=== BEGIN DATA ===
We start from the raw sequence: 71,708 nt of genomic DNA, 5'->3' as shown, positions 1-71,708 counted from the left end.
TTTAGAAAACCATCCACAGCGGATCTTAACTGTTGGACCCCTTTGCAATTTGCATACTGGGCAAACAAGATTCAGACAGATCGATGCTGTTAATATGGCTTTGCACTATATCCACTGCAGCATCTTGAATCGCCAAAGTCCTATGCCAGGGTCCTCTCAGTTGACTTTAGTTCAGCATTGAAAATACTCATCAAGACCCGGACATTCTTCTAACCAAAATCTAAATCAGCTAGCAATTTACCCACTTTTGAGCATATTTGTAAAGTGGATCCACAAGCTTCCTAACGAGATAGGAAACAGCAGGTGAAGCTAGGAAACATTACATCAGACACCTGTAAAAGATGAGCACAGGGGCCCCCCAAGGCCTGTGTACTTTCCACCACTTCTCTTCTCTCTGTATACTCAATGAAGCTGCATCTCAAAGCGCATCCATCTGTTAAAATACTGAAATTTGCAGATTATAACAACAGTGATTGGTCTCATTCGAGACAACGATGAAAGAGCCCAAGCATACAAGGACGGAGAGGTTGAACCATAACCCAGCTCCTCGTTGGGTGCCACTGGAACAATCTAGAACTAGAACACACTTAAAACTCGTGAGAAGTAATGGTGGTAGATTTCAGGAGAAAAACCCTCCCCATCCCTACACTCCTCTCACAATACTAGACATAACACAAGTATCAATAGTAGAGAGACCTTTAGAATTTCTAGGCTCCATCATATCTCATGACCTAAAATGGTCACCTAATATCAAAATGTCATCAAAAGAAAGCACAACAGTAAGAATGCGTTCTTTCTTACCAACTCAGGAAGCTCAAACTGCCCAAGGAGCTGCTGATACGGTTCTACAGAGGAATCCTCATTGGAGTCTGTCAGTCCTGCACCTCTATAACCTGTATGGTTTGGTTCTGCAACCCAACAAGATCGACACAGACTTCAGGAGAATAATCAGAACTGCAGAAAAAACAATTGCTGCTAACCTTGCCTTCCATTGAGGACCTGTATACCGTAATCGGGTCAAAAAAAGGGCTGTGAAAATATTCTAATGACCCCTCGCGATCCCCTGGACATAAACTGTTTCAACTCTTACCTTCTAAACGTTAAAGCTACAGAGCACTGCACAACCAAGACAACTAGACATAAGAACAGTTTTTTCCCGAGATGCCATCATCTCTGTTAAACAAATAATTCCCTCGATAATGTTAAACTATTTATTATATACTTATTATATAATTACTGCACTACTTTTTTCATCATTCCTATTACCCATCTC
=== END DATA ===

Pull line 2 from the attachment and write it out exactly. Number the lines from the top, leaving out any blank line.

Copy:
TTTAGAAAACCATCCACAGCGGATCTTAACTGTTGGACCCCTTTGCAATTTGCATACTGGGCAAACAAGATTCAGACAGATCGATGCTGTTAATATGGCTTTGCACTATATCCACTGCAGCATCTTGAATCGCCAAAGTCCTATGCCAGGGTCCTCTCAGTTGACTTTAGTTCAGCATTGAAAATACTCATCAAGACCCGGACATTCTTCTAACCAAAATCTAAATCAGCTAGCAATTTACCCACTTTTGAGCATATTTGTAAAGTGGATCCACAAGCTTCCTAACGAGATAGGAAACAGCAGGTGAAGCTAGGAAACATTACATCAGACACCTGTAAAAGATGAGCACAGGGGCCCCCCAAGGCCTGTGTACTTTCCACCACTTCTCTTCTCTCTGTATACTCAATGAAGCTGCATCTCAAAGCGCATCCATCTGTTAAAATACTGAAATTTGCAGATTATAACAACAGTGATTGGTCTCATTCGAGACAACGATGAAAGAGCCCAAGCATACAAGGACGGAGAGGTTGAACCATAACCCAGCTCCTCGTTGGGTGCCACTGGAACAATCTAGAACTAGAACACACTTAAAACTCGTGAGAAGTAATGGTGGTAGATTTCAGGAGAAAAACCCTCCCCATCCCTACACTCCTCTCACAATACTAGACATAACACAAGTATCAATAGTAGAGAGACCTTTAGAATTTCTAGGCTCCATCATATCTCATGACCTAAAATGGTCACCTAATATCAAAATGTCATCAAAAGAAAGCACAACAGTAAGAATGCGTTCTTTCTTACCAACTCAGGAAGCTCAAACTGCCCAAGGAGCTGCTGATACGGTTCTACAGAGGAATCCTCATTGGAGTCTGTCAGTCCTGCACCTCTATAACCTGTATGGTTTGGTTCTGCAACCCAACAAGATCGACACAGACTTCAGGAGAATAATCAGAACTGCAGAAAAAACAATTGCTGCTAACCTTGCCTTCCATTGAGGACCTGTATACCGTAATCGGGTCAAAAAAAGGGCTGTGAAAATATTCTAATGACCCCTCGCGATCCCCTGGACATAAACTGTTTCAACTCTTACCTTCTAAACGTTAAAGCTACAGAGCACTGCACAACCAAGACAACTAGACATAAGAACAGTTTTTTCCCGAGATGCCATCATCTCTGTTAAACAAATAATTCCCTCGATAATGTTAAACTATTTATTATATACTTATTATATAATTACTGCACTACTTTTTTCATCATTCCTATTACCCATCTC